Earlier this month, Amazon Chief Executive Jeff Bezos unveiled the company’s plan to invest $1 billion in India, the world’s fastest-growing e-commerce market. Part of the effort aims at boosting the number of local merchants that are selling online, and Bezos said he also expects a jump in exports to the U.S.
“Over the next five years, Amazon will invest an incremental $1 billion to digitize micro and small businesses in cities, towns, and villages across India, helping them reach more customers than ever before. This initiative will use Amazon’s global footprint to create US$10 billion in India exports by 2025,” he said in a company statement.
Companies should position themselves now to benefit from the emergence of rapidly growing economies if they want to have a shot at coming out on top in the years to come.
Capitalizing on Machine Learning and Artificial Intelligence
Making intelligent use of the vast amounts of data e-commerce transactions generate is becoming more and more crucial as a tool to fuel new business. Machine learning and artificial intelligence can help make sense of the massive trove of information collected. It allows for precisely tailored software, which can bring customer experience and conversion rates to the next level.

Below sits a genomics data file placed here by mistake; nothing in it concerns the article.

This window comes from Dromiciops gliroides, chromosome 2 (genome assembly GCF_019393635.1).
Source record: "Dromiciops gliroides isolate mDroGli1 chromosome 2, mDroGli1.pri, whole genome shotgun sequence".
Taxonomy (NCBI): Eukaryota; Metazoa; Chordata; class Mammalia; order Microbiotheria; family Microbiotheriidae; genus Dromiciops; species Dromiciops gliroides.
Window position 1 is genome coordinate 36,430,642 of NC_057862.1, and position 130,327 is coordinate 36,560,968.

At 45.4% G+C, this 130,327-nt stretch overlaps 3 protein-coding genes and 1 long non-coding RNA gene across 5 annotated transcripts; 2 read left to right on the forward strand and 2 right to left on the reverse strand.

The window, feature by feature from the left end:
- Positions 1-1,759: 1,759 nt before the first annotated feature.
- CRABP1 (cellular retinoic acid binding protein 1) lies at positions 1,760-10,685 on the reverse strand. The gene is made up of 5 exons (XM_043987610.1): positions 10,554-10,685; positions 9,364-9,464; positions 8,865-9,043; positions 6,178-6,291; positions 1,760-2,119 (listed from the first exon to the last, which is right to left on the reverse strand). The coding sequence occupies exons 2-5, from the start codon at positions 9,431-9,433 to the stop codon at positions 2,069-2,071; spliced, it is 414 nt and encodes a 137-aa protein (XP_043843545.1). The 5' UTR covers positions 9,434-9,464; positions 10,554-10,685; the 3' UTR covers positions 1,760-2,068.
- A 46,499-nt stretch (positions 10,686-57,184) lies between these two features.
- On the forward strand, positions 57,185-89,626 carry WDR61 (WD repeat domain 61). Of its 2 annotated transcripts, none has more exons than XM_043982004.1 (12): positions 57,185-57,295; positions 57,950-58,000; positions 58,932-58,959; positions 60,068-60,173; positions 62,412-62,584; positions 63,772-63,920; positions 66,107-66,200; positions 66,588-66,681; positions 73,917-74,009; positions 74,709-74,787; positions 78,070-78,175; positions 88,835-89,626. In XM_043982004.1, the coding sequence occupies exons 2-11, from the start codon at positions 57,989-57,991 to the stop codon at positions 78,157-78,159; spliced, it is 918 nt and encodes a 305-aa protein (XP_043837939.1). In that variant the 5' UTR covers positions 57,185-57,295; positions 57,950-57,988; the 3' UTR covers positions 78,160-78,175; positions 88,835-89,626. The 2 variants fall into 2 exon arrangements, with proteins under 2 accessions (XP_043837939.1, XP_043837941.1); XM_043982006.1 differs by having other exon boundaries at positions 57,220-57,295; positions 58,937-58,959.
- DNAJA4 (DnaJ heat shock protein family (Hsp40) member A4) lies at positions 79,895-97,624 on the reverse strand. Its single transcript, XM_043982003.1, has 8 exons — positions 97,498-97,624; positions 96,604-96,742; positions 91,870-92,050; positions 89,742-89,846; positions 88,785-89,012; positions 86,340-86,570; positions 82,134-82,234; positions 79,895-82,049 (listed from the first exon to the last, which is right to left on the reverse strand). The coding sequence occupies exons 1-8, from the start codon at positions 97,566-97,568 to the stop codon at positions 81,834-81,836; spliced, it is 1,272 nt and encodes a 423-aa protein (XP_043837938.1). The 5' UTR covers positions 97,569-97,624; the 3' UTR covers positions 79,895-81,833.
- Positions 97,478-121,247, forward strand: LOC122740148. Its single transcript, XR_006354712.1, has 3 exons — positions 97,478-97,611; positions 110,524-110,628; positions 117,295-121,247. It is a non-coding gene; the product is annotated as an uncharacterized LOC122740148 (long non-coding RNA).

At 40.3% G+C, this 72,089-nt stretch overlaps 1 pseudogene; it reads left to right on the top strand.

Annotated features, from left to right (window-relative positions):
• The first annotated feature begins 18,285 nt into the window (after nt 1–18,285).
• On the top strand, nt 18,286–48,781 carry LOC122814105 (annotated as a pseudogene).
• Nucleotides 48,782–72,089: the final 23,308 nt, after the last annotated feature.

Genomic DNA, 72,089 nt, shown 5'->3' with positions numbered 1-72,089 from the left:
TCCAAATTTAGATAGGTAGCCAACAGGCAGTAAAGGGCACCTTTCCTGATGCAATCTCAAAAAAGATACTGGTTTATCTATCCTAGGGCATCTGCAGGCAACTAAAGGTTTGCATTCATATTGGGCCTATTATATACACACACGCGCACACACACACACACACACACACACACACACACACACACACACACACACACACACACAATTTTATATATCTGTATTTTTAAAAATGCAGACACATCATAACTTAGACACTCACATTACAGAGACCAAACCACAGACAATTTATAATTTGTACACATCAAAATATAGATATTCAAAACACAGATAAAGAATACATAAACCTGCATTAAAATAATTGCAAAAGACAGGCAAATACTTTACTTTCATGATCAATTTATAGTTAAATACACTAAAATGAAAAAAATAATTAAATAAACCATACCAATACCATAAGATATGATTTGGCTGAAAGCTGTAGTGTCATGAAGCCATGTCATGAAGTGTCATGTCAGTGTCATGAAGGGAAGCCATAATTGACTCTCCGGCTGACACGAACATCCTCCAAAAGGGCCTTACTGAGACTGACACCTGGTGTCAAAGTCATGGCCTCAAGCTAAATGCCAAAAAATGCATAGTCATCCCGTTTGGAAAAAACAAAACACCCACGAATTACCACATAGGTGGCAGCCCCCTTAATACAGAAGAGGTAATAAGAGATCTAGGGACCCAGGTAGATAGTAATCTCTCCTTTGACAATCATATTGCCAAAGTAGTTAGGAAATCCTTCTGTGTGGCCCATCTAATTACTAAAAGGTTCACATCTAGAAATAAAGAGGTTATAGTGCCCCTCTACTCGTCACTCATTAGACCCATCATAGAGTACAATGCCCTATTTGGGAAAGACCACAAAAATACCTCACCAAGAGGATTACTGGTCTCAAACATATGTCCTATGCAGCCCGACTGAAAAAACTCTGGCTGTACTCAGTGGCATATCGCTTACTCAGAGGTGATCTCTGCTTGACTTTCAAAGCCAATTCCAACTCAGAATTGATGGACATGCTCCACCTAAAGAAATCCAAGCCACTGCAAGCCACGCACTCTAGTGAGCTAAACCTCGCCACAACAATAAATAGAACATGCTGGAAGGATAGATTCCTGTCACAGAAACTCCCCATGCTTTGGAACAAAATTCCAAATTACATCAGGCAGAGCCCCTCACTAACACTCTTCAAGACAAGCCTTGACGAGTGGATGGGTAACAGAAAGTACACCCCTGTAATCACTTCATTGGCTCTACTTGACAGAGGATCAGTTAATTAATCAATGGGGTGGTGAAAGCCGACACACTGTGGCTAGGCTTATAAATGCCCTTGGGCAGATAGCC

These new technologies will also allow businesses to target clients’ specific needs even better and offer highly individualized solutions, boosting sales in the process.
Put simply, this is a vital tool too useful to ignore.
Increased Focus On Omnichannel And Social Commerce
Social media continues to play an increasingly important role in influencing online purchasing decisions. According to eMarketer, referrals from social media to e-commerce companies grew 110% over the last two years, more than any other referral channel.
While initial barriers like security have affected the growth of the social commerce channel, Business Insider reports that improving commerce capabilities of social platforms, coupled with their overall reach and influence, make this channel attractive for e-commerce companies despite the modest amount of inbound traffic it currently contributes to e-retailers.
At the end of 2019, Facebook still drove the majority of referrals to e-commerce sites compared to other social platforms. However, Instagram and Pinterest are within range and according to eMarketer, have the most “contextually relevant platforms” for social commerce. Look for these platforms to move to snatch up market share in 2020, as well as China’s Tik Tok, which allowed some users to add links to e-commerce sites late last year.
E-retailers who make investments in social commerce today will benefit when the industry matures tomorrow.
With the future in their sights, traditional retailers trying to move sales online to avoid the impending “retail apocalypse,” as well as e-commerce veterans who are looking to stay ahead of the pack, will keep these above trends in mind when making important decisions in 2020.